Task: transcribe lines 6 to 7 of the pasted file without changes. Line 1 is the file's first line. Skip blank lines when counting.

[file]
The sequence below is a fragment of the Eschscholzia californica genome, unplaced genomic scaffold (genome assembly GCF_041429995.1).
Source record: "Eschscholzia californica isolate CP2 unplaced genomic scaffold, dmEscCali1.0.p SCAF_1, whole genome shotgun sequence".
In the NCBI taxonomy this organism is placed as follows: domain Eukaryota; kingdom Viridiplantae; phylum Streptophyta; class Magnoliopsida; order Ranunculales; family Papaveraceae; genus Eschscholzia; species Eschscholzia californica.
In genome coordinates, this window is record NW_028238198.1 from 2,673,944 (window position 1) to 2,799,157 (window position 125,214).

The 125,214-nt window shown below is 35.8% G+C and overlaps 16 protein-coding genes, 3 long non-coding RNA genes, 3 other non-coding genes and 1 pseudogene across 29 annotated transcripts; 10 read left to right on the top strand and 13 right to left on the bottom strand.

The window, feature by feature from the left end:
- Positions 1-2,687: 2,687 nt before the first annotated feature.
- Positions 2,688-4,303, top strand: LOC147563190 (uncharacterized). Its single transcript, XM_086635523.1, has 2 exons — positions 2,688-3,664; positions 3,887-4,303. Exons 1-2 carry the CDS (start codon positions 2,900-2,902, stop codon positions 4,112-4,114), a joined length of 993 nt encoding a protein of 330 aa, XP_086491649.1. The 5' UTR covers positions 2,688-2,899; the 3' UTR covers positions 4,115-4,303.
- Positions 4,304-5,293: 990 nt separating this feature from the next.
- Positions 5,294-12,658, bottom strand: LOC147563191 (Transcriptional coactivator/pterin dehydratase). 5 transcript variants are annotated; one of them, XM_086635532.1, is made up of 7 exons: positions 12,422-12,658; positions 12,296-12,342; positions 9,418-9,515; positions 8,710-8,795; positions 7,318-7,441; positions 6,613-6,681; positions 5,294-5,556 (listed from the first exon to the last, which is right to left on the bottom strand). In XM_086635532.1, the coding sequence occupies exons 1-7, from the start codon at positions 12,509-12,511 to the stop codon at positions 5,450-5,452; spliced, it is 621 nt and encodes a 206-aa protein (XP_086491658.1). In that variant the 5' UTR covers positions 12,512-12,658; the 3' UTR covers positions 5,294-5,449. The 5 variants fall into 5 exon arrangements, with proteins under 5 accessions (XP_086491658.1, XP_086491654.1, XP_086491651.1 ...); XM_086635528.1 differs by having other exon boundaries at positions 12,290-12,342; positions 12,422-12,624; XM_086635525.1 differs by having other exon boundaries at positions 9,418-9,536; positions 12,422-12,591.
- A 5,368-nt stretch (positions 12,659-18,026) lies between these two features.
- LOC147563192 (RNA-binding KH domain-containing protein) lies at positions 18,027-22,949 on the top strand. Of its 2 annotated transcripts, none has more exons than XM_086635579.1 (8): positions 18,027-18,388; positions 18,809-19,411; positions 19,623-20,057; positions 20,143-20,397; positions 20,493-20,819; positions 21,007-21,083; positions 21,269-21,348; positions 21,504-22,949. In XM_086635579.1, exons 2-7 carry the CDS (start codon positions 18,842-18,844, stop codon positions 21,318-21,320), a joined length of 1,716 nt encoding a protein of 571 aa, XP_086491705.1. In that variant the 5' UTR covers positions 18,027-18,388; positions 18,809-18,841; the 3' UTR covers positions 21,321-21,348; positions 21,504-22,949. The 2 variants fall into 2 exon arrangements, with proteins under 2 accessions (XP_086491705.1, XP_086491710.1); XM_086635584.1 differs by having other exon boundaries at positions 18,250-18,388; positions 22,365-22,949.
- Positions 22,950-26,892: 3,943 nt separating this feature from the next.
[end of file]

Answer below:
The window, feature by feature from the left end:
- Positions 1-2,687: 2,687 nt before the first annotated feature.